He also makes claims that are not plainly not true. He said for years that President Barack Obama was not born in the United States. He claims that Obama and Secretary Hillary Clinton created ISIS. He asserted that the American judge overseeing a lawsuit against his Trump University was biased against him because he was Mexican. He makes up “facts” and changes his assertions so often and so rapidly that the normal response of observers in the press—to try to correct the record and hold him accountable—has broken down.
Finally, and unlike every major presidential candidate in our lifetimes, he is openly tolerant of, if not proudly allied with, many of the most intolerant people and forces in our society. He refused to condemn Klansman David Duke’s embrace of him. He has frequently shared racist, sexist, and anti-semitic messages and images on social media. He hired a cheerleader for the so-called alt-right movement—a movement that brazenly baits women, minorities and Jews with open hostility—to be his campaign manager. At one of his rallies, he proudly mocked a disabled reporter.
There are all kinds of partisan reasons to oppose Trump, and we personally agree with many of them. There’s a long list and there are plenty of partisan political groups fighting the election over those issues; that’s what partisan groups do.
But in making this call, we want to make clear that we are not against Republicans or conservatives as a group. Indeed, a notable number of Republicans, including longtime friends and frequent PDF speakers like Patrick Ruffini, Mary Katharine Ham, Mindy Finn, Liz Mair, and Mike Turk have been publicly critical of Trump. Many of them signed onto a letter from a group of leading Republicans that opposes Trump for his “campaign of anger and exclusion, during which he has mocked and offended millions of voters, including the disabled, women, Muslims, immigrants, and minorities.”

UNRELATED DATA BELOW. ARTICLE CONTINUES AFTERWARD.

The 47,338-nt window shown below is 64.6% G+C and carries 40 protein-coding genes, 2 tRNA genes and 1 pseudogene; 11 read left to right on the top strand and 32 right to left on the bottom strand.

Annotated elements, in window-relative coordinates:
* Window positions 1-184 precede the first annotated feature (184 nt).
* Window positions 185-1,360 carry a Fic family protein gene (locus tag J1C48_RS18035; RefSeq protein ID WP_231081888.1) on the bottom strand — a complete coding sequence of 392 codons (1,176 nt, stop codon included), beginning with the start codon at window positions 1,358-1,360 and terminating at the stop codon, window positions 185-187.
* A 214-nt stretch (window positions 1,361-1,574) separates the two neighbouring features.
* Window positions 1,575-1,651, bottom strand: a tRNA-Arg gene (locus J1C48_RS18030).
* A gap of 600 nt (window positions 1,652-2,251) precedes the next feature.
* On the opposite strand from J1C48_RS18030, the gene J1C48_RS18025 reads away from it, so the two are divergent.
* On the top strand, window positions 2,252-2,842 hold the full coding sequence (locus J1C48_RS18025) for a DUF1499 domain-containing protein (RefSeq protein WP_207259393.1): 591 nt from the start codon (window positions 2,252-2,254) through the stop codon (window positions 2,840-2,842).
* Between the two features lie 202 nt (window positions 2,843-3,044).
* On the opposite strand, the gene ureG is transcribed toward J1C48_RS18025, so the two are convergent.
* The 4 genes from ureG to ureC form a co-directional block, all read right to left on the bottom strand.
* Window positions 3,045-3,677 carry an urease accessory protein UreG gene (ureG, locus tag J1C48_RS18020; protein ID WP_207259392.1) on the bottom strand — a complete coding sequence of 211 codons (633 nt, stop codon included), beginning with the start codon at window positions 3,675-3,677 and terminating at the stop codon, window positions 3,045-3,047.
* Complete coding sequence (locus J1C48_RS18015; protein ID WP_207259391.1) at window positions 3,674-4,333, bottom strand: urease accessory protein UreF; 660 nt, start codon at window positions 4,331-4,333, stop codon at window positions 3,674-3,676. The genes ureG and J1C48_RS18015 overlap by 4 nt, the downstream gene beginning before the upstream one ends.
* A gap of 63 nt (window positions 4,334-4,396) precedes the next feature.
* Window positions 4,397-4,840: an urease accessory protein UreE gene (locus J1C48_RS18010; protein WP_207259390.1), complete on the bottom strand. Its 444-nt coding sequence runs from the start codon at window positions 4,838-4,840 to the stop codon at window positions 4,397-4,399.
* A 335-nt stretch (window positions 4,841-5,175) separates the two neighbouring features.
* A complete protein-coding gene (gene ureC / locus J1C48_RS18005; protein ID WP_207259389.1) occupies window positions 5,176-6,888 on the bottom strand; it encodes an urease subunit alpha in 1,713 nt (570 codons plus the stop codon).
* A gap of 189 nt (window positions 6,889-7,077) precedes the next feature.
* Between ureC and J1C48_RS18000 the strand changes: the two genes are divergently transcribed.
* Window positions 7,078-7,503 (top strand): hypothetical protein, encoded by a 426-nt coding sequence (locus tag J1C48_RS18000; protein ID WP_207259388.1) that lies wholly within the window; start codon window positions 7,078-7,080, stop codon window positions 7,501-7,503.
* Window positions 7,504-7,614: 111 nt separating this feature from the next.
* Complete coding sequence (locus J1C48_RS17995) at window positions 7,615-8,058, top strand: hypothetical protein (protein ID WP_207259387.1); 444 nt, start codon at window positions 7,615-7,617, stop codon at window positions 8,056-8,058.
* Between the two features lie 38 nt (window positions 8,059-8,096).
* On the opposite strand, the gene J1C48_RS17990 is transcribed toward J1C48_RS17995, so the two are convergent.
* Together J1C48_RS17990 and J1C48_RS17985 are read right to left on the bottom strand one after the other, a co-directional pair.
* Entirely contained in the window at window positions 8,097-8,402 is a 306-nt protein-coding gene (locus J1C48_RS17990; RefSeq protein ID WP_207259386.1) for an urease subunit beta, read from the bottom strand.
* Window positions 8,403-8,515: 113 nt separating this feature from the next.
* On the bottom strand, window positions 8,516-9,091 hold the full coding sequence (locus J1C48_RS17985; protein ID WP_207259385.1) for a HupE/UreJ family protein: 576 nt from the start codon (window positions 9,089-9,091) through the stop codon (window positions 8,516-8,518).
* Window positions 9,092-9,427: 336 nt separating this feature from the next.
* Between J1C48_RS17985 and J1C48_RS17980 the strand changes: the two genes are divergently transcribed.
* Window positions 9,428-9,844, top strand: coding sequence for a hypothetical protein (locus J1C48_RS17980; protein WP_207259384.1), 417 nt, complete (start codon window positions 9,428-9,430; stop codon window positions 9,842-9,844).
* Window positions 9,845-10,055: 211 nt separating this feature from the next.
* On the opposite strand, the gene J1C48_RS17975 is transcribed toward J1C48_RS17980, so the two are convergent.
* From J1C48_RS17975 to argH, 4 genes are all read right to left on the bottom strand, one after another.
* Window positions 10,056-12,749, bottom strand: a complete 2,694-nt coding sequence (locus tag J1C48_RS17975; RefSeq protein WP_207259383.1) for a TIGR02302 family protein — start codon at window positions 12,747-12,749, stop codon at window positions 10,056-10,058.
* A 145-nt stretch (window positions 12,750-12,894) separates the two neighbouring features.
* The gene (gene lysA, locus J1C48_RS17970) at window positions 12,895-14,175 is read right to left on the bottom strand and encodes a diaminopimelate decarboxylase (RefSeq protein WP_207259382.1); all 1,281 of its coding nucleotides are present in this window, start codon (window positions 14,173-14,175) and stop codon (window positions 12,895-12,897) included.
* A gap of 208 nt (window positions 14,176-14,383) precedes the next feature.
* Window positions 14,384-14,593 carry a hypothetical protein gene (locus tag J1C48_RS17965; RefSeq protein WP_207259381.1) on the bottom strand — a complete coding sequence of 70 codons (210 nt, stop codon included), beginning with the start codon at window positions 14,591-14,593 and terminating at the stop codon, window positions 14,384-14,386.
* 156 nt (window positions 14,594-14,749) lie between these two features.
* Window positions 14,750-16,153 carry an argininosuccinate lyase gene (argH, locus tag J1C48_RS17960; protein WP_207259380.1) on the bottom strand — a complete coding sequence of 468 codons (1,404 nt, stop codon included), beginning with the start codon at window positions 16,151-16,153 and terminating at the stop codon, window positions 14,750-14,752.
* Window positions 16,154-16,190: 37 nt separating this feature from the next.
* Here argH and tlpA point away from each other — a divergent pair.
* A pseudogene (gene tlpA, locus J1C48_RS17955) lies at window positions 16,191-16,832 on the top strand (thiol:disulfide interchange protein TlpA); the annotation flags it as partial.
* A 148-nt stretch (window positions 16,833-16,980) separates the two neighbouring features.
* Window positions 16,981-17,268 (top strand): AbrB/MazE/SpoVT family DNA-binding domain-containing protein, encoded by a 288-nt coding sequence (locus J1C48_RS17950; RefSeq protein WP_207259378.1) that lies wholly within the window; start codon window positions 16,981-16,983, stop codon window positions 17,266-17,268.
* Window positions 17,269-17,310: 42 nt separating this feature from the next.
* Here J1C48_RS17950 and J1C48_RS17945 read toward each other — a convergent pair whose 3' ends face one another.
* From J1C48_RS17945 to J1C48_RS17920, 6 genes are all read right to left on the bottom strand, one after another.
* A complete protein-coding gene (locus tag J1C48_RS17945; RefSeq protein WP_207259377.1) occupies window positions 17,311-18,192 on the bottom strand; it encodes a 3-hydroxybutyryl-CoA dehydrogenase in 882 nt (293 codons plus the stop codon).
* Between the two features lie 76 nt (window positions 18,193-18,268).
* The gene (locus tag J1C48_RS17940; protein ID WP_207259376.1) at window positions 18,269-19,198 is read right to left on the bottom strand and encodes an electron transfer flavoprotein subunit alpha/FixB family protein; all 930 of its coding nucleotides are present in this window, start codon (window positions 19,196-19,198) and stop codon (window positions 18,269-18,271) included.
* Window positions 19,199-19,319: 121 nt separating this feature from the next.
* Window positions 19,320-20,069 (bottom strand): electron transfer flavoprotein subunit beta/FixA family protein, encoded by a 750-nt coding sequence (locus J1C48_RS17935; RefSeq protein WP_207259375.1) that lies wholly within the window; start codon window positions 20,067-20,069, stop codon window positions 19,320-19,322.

In that same letter, this group of Republicans condemned Trump for his “dangerous authoritarian tendencies, including threats to ban an entire religion from entering the country, order the military to break the law by torturing prisoners, kill the families of suspected terrorists, track law-abiding Muslim citizens in databases, and use executive orders to implement other illegal and unconstitutional measures.”
Standing for inclusiveness, tolerance, facts and the rule of law are not partisan values, those are American civic values.
Normally, civic groups stay out of political fights. Places that seek to be open to all, that embrace civility and the value of a space where reasonable people can disagree, steer away from picking sides in normal elections.
But these aren’t normal times and this isn’t a normal election.